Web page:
This morning, I started thinking about the Fourth of July. I don’t have any plans this year, other than to stay in and avoid the heat and crowds. As I was thinking about the holiday, I remembered the time I spent in England two years ago. (Two years and a lifetime.) The Fourth was on Sunday that year, and in class that Monday, our teacher asked us (a class of mostly Americans), “Now, what do you do to celebrate, shoot fireworks and eat turkey?” Eh, mostly right. It’s a small memory that always makes me smile. Then I suddenly remembered how I had celebrated that year. That Fourth of July was the day the class had visited the Bronte house and museum in Haworth.
Haworth. The name of the little village has come to mean something personal to me. Looking back over my spiritual journey, I see the afternoon I spent at the church in Haworth as a turning point, a moment of planting that has continued to grow inside me.
This is an excerpt from the journal I kept for my class while studying in Manchester. From July 5, 2010:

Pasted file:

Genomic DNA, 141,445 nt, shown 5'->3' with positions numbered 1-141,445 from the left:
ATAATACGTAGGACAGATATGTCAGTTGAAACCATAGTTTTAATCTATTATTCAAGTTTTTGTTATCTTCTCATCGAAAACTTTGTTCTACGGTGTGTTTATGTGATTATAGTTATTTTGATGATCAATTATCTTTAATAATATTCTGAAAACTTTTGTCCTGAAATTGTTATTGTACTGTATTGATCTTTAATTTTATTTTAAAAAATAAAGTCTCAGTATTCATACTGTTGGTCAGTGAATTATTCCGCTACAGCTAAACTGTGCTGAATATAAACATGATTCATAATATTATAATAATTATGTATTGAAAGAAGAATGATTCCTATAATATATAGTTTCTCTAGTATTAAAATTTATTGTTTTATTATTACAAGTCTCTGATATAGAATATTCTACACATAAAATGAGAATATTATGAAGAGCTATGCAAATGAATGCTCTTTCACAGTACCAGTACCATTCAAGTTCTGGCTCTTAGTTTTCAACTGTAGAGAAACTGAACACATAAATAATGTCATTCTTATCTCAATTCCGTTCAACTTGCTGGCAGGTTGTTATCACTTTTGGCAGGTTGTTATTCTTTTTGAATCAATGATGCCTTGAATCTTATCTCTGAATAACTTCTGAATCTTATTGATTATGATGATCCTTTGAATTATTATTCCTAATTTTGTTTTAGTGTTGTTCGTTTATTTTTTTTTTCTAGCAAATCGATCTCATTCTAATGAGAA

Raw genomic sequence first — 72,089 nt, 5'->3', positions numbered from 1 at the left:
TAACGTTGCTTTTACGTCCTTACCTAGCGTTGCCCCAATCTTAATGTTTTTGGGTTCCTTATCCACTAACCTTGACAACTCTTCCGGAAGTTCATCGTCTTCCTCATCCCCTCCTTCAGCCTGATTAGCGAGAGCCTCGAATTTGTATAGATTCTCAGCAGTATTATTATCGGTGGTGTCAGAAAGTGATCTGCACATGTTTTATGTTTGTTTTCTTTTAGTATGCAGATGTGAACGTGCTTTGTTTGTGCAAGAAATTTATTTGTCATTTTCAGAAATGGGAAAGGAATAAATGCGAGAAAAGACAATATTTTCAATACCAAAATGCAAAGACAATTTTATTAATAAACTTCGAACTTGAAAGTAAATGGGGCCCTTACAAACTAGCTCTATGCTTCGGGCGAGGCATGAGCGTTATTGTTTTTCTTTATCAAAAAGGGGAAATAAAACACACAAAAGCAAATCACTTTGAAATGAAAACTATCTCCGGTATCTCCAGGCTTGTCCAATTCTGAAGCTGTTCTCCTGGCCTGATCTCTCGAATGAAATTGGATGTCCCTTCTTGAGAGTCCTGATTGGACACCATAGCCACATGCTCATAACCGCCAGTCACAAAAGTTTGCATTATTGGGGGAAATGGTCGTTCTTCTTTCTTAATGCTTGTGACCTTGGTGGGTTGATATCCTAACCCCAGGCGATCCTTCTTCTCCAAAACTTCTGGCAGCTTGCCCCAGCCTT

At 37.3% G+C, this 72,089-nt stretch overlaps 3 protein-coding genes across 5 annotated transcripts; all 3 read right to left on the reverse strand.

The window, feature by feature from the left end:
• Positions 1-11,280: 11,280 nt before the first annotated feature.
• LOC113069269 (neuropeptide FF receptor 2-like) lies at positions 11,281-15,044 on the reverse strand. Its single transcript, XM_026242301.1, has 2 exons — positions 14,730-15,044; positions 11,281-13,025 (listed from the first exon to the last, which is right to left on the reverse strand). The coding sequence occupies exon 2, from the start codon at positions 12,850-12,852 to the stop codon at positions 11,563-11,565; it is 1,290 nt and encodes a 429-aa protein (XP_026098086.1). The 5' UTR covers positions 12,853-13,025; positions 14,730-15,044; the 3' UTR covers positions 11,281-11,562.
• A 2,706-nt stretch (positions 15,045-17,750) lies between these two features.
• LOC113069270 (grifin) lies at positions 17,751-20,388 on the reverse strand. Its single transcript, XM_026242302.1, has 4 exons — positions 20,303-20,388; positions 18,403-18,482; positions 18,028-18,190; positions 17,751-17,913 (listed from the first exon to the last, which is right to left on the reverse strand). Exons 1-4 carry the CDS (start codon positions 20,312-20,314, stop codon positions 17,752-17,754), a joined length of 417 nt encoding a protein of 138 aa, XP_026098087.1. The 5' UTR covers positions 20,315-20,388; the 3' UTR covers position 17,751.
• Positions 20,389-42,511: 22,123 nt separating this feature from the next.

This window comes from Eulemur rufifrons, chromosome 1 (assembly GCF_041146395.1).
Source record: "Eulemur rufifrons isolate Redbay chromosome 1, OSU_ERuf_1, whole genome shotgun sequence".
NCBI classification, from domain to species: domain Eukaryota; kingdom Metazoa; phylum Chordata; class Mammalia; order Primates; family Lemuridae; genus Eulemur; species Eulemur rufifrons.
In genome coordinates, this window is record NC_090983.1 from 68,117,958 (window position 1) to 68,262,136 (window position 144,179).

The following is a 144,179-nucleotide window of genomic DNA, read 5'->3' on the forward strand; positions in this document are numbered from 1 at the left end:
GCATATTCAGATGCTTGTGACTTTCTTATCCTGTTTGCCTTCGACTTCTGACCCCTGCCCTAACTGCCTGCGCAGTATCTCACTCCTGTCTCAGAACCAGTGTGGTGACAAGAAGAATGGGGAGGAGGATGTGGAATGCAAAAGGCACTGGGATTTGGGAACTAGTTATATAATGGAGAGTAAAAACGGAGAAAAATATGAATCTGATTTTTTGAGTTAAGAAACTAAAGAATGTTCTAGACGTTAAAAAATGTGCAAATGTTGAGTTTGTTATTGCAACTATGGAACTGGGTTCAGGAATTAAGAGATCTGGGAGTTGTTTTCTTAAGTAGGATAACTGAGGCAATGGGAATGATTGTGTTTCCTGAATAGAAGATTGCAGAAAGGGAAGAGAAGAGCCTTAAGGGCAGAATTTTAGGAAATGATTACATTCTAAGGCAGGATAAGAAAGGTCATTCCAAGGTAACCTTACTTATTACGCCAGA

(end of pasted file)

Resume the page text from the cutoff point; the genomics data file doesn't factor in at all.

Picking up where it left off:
|view of St. Michael and All Angels from parsonage|
It was raining that day, so I had forgone the walk to the moors to just sit in the church. I felt called to just sit in that church. And maybe for the first time ever, I just sat. I let myself do nothing more than exist in a holy space, in silence, alone. I was inspired to write poetry, pouring out emotions in a way I usually didn’t. I prayed to God for help (I was going through some relationship issues that had been magnified by me going overseas for the summer). And I heard God answer. It was an experience I had had before, but not often, and the unexpectedness and the power of this kind of relationship with God was still new and unsettling and exciting to me, though mostly just confusing. At the time, I didn’t have any inkling about the spiritual changes about to take place. The signs were there but I couldn’t read them yet.
But I did know there was something special about that afternoon. A few weeks later in my journal, writing about heading home, I wrote, “A religious experience in Haworth doesn’t mean I’m converting to Church of England.” And maybe not. But maybe it was a hint of my conversion to Catholicism. Now I know the power of just being with God, alone and silent.
And so I remember Haworth as a step in my spiritual journey instead of a place of literary tourism. And I didn’t celebrate American independence that year. Yet it was still a day of my liberation.